The primary Stages Off-Broadway Oral history Project

Celebrating the visionaries who created New York's vibrant Off- and Off-Off-Broadway theater.

Tony Walton

Tony Walton

Production Designer, Costume Designer, Director, Producer

Interviewed on: Thursday, April 6, 2017
Location: Mr. Walton's Home
Interviewed by: Casey Childs
Interview #96
Photo Credit: Gen LeRoy Walton
"The hardest thing for a designer, the hardest thing for any of the theatrical creative collaborators, is to keep your dream alive from the dream to the eventual delivery onstage."
Tony Walton Highlights
Video Length: 6 Minutes, 13 Seconds
Tony Walton Interview Part One
Video Length: 2 Hours, 15 Minutes
Tony Walton Interview Part Two
Video Length: 1 Hour, 54 Minutes
Tony Walton Interview Part Three
Video Length: 52 Minutes, 6 Seconds

Tony Walton, production and costume designer and director, was born in the London suburb of Walton-on-the-Thames. His father’s uncle was Sir Charles Cochran, theater producer, associated with the plays of Noel Coward. It might be fate that the first professional production Walton did, at the age of 22, Off-Broadway was CONVERSATION PIECE (1957) at the Barbizon Plaza Hotel’s Art Deco theater. Coward coincidently performing in Nude With A Violin on Broadway, was able to oversee Walton’s production and the two became friends. Walton studied at the Slade School of Fine Art in London. His designs for  a marionette production of The Magic Flute at Radley College were seen by the legendary British painter and stage designer, John Piper, who encouraged him to think of Scenic Design as a career, and helped him get into ‘The Slade.’  Later, the fabled lighting genius, Abe Feder, guided him into the Scenic Designers Union in New York. Walton has designed many musicals and plays for Broadway and Off-Broadway theater, films, and television. He also directs at the Irish Repertory Company in New York, and other not-for-profit theatres. His Off-Broadway credits include CANDIDA (2010), THE CRIPPLE OF INISHMAAN (1998),HOUSE OF BLUE LEAVES (1986), HURLYBURLY (1984), I’M NOT RAPPAPORT (1985), MAJOR BARBARA (1997),NOT WAVING (1997), SIX DEGREES OF SEPARATION (1990), STREAMERS (1976), TRANSPORT (2014), VALMOUTH (1960), WAITING FOR GODOT (1988)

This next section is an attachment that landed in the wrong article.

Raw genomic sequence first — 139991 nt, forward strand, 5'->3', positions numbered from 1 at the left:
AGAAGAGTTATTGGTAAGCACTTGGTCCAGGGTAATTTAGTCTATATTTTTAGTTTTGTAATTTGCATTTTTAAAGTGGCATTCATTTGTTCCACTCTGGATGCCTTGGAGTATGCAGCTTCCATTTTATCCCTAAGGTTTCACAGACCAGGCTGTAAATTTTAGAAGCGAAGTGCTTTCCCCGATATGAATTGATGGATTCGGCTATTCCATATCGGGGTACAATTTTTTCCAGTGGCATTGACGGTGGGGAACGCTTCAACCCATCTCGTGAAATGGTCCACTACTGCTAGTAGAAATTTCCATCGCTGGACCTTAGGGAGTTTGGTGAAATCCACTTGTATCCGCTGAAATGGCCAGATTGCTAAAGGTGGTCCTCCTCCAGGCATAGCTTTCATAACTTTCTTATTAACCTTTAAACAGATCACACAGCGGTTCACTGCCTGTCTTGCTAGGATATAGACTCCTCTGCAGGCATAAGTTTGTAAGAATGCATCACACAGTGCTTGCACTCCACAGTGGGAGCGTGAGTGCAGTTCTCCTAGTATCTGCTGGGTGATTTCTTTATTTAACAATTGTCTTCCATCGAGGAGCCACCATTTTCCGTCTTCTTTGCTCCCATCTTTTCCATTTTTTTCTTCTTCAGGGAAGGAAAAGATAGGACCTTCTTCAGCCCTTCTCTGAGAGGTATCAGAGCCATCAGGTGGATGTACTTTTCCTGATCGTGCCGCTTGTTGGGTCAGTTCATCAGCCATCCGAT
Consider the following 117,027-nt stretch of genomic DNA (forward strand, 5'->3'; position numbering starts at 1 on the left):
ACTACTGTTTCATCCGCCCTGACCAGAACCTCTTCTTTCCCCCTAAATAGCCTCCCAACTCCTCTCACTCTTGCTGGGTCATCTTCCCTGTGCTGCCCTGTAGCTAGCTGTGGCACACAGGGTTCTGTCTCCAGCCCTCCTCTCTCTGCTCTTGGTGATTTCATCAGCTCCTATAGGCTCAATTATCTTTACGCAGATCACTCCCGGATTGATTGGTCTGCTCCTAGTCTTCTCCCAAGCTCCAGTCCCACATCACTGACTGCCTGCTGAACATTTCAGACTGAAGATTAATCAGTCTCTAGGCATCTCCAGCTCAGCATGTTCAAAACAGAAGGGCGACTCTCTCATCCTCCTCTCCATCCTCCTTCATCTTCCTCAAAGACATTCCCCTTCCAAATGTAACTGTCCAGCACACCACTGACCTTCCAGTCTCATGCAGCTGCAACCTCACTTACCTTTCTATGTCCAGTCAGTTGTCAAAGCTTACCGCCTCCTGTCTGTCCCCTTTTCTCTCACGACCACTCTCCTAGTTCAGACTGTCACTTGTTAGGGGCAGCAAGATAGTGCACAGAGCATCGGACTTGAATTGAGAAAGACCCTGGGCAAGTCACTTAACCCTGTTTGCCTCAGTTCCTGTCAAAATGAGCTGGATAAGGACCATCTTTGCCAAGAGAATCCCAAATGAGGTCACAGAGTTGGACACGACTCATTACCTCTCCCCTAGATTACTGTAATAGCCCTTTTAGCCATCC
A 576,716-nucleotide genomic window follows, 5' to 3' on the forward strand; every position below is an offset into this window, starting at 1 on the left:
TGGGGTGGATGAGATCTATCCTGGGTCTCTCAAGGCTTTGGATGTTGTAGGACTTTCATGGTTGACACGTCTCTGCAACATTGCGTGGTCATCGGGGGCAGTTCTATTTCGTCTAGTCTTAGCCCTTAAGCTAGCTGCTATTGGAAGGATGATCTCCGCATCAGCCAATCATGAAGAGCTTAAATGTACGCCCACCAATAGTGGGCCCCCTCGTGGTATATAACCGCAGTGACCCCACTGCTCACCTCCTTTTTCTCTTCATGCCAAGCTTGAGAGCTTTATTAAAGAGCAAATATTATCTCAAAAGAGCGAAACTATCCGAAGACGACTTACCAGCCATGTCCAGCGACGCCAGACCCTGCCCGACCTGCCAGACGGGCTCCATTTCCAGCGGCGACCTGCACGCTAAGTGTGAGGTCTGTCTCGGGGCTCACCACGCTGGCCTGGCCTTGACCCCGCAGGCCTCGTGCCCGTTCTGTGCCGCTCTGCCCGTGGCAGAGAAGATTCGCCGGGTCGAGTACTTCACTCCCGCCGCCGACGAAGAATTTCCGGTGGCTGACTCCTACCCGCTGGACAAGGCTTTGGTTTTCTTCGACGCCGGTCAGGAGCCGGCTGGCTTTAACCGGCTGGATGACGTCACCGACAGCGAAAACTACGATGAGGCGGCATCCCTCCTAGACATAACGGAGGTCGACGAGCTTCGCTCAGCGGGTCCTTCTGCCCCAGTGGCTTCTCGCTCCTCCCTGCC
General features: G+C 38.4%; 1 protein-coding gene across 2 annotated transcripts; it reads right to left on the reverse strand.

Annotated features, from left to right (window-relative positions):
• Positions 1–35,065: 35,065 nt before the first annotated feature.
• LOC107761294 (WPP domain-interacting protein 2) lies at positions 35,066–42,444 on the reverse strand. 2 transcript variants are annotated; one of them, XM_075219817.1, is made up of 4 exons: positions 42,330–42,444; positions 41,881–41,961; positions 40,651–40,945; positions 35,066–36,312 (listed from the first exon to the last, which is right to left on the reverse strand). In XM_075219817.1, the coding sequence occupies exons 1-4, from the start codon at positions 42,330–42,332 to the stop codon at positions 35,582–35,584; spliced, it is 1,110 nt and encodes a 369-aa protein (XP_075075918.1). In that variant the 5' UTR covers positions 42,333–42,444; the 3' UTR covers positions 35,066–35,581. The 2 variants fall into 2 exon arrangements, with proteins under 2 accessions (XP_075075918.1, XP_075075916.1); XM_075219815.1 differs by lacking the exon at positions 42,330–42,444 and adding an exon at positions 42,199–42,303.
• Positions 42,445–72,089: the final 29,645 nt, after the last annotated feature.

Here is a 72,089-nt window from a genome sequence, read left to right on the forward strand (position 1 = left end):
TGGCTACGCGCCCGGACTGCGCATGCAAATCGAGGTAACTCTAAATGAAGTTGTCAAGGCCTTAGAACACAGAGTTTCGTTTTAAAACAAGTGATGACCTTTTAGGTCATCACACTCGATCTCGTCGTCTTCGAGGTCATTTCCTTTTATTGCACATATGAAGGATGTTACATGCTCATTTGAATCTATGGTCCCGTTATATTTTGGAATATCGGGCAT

Walton was the design consultant and costume designer for the movie Mary Poppins (1964) beginning a long history of film design. He became known in the American theater after designing set and costumes for A Funny Thing Happened On The Way To The Forum, and the sets for Pippin. He always designed both in England and America collaborating with such notables as Hal Prince, Mike Nichols, Stephen Sondheim, George Abbott, Walt Disney, Frank Loesser, Jerome Robbins, Bob Fosse, and Larry Gelbart. He has won three Tonys: Pippin (1972), House of Blues Leaves (1986), Guys and Dolls (1992); two Drama Desk Awards:  Shelter (1973), Social Security (1986); an Emmy: Death of a Salesman (1985); and an Oscar: All That Jazz (1980). He was inducted into the Theatre Hall of Fame in 1991.all of Fame in 1991.

Mentioned in Interview

George Abbott, Julie Andrews, Noel Coward, Walt Disney, Bob Fosse, Larrry Gelbart, Frank Loesser, Paul Newman, Mike Nichols, Joseph Papp, Hal Prince, Jerome Robbins, Stephen Sondheim, Tommy Tune, Jerry Zaks, American Place Theatre, The Actors Studio, Irish Repertory Theatre, Lincoln Center Theater, NYSF/The Public, Playhouse 91, Primary Stages, Promenade Theatre, The York Playhouse, CANDIDA, CONVERSATION PIECE, CRIPPLE OF INISHMAAN, A FAIR COUNTRY, HOUSE OF BLUE LEAVES, HURLYBURLY, I’M NOT RAPPAPORT, THE IMPORTANCE OF BEING ERNEST, MOONLIGHT, NOT WAVING, SIX DEGREES OF SEPARATION, STREAMERS, WAITING FOR GODOT

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